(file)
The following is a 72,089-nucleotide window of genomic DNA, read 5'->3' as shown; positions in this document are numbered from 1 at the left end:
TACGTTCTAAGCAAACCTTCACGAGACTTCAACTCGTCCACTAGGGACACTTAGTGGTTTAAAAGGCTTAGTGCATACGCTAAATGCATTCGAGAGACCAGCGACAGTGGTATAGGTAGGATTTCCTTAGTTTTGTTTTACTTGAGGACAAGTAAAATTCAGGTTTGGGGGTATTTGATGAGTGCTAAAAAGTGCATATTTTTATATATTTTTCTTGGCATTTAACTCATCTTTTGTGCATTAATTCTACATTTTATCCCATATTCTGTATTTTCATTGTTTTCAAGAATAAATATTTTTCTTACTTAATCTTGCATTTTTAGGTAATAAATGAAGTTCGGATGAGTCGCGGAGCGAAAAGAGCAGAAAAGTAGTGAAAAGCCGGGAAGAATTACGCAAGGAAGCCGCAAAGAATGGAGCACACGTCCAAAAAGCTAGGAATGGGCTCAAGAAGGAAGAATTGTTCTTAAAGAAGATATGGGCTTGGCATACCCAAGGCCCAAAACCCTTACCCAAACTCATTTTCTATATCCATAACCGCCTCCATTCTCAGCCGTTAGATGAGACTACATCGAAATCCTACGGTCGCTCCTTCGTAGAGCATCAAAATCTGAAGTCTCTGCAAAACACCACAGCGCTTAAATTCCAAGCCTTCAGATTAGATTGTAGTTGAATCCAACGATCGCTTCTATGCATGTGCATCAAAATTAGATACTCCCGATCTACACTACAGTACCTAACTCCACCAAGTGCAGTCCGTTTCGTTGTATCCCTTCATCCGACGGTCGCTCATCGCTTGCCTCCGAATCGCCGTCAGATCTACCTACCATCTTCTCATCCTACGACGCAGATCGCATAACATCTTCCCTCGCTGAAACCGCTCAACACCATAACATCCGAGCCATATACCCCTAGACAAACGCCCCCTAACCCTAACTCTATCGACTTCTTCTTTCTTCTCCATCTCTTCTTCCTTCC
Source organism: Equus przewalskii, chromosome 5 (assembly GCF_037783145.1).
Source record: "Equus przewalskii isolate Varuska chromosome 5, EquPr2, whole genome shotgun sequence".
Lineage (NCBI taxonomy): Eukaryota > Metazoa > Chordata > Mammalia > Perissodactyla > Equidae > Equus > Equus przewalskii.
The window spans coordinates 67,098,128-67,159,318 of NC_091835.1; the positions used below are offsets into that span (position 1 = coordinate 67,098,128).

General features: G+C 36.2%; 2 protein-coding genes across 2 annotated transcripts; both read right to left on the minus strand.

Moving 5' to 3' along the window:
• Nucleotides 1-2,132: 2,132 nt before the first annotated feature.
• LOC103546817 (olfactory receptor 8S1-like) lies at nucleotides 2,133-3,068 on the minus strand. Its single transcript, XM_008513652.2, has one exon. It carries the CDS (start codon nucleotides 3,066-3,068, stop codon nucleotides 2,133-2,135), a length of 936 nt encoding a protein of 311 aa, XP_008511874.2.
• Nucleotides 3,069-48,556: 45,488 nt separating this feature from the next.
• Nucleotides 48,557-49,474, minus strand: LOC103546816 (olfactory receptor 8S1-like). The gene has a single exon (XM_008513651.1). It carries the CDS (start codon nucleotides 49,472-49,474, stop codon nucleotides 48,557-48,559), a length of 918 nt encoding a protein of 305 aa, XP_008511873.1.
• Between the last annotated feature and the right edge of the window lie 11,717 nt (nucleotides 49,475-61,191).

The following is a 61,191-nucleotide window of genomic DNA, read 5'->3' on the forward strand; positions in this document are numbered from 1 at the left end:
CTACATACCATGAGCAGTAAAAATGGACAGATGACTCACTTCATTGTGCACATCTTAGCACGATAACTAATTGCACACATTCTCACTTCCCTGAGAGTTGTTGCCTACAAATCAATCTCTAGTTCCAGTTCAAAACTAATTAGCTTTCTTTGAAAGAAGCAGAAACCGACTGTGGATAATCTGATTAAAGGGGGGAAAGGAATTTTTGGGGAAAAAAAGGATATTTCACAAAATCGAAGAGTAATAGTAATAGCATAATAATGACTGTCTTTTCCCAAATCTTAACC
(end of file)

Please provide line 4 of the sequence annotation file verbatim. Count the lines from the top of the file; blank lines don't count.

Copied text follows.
Source record: "Equus przewalskii isolate Varuska chromosome 5, EquPr2, whole genome shotgun sequence".